Considering how much the zombie horror genre — with its bursts of violence, separated by offbeat and seemingly random moments of character development — matches his own styles, it’s a wonder that the fiercely independent director Jim Jarmusch hasn’t made one before.
But made one he has in “The Dead Don’t Die,” which would have the feel of a generic horror movie if not for Jarmusch’s eerie sense of humor and the wealth of talent that gravitates to him like zombies seeking brains.
Jarmusch’s set-up is minimal. Centerville is a sleepy town with all the usual establishments: A mini-mart, a hotel, and a three-member police department consisting of Chief Cliff Robertson (Bill Murray) and officers Ronnie Peterson (Adam Driver) and Mindy Morrison (Chloë Sevigny). Other locals include racist farmer Frank Miller (Steve Buscemi), hardware store owner Hank Thompson (Danny Glover), mini-mart clerk Bobby Wiggins (Caleb Landry Jones) and town hermit, Bob (Tom Waits).
Yep, Centerville is all pretty normal, even if the town’s new medical examiner, Zelda Winston (Tilda Swinton), is Scottish with remarkable skills in Japanese swordplay — and the local package delivery service, Wu-PS, is inspired by the Wu-Tang Clan.
The quiet of Centerville is disrupted when two zombies — played by rocker Iggy Pop and indie filmmaker Sara Driver — attack the town diner and kill two employees. (One of them, Fern, is played by Eszter Balint, star of Jarmusch’s 1984 debut, “Stranger than Paradise.”) The police investigate, and Ronnie is the first to say what everybody else won’t: “I’m thinking zombies.”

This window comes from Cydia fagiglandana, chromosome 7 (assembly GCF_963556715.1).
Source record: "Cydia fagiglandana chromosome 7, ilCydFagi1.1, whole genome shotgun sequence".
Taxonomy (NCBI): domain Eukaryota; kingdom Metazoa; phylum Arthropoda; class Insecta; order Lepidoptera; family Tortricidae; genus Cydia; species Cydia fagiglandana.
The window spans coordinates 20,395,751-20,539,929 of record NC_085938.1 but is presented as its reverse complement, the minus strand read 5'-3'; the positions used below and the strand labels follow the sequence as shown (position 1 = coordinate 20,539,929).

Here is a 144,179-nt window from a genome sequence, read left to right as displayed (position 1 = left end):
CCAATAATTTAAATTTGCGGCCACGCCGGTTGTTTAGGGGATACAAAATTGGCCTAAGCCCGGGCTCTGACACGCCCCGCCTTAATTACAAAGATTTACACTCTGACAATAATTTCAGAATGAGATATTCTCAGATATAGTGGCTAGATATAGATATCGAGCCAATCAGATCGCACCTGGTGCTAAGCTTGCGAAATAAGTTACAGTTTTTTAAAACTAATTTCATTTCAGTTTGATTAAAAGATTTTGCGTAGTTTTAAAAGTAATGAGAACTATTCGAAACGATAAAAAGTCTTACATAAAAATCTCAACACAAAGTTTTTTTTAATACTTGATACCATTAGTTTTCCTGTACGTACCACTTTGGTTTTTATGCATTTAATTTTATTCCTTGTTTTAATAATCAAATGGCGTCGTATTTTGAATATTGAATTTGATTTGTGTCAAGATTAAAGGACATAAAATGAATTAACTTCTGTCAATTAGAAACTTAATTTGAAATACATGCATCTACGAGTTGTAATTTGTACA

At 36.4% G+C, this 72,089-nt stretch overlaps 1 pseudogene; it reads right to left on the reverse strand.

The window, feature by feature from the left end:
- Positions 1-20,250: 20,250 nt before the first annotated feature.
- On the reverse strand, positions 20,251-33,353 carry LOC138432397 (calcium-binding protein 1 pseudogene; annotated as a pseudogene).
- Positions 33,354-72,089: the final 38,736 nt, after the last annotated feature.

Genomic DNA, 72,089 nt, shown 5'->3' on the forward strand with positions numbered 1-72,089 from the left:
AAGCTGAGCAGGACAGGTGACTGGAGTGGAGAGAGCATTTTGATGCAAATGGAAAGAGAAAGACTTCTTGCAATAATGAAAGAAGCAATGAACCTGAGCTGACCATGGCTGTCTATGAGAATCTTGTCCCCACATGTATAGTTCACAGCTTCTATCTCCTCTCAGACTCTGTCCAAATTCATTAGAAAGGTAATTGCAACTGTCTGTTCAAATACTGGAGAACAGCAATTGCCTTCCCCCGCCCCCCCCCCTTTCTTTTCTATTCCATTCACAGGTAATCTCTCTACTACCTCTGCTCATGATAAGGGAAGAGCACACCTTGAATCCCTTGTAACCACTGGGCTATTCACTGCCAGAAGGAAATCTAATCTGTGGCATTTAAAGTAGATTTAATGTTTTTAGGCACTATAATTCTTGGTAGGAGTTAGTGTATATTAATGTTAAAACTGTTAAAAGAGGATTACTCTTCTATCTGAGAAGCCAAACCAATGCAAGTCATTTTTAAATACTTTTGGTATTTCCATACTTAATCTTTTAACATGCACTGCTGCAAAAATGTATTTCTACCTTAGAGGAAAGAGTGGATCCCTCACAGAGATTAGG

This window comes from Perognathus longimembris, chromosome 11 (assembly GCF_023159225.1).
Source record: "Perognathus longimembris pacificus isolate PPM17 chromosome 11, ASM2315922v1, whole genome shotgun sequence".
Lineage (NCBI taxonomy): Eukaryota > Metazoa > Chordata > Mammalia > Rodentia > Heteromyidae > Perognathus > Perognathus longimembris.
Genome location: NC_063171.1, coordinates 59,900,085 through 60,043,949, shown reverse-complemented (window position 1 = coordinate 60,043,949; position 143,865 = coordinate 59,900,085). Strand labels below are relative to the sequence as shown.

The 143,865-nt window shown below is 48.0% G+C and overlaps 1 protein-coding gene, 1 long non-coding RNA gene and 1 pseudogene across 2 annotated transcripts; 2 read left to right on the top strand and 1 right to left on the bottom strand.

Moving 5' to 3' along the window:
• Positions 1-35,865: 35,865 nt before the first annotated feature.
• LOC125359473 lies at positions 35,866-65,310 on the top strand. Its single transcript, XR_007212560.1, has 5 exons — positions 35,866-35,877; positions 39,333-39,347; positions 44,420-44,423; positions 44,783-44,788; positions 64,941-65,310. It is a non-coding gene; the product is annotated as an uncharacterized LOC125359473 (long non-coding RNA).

Soon zombies have overrun Centerville, and not even college kids (including Selena Gomez) in the local motel are safe. Even the dead neighbor, Mallory (Carol Kane), waiting in the police station’s holding cell for a funeral home to pick her up, is suddenly up and about and grunting “Chardonnay.”
Appropriately for Jarmusch, these aren’t fast zombies — more like laconic zombies, moving only as fast as the humor requires. There’s plenty of space for Murray to deliver some low-key one-liners, and for Driver to steal the movie with the most meta movie moment I’ve seen in a long time.
Horror fans may not groove to Jarmusch’s rhythm, and there were moments that reminded me of the “Saturday Night Live” sketch that imagined Wes Anderson making a horror movie, “The Midnight Coterie of Sinister Intruders.” Those who know Jarmusch’s particular vibe will enjoy the comic ups and downs “The Dead Don’t Die” offers.
‘The Dead Don’t Die’
Opens Friday, June 14, at select theaters, including the Broadway Centre Cinemas (Salt Lake City), Megaplex Jordan Commons (Sandy), Megaplex at The District (South Jordan) and Megaplex Thanksgiving Point (Lehi). Rated R for R for zombie violence/gore, and for language. Running time: 105 minutes.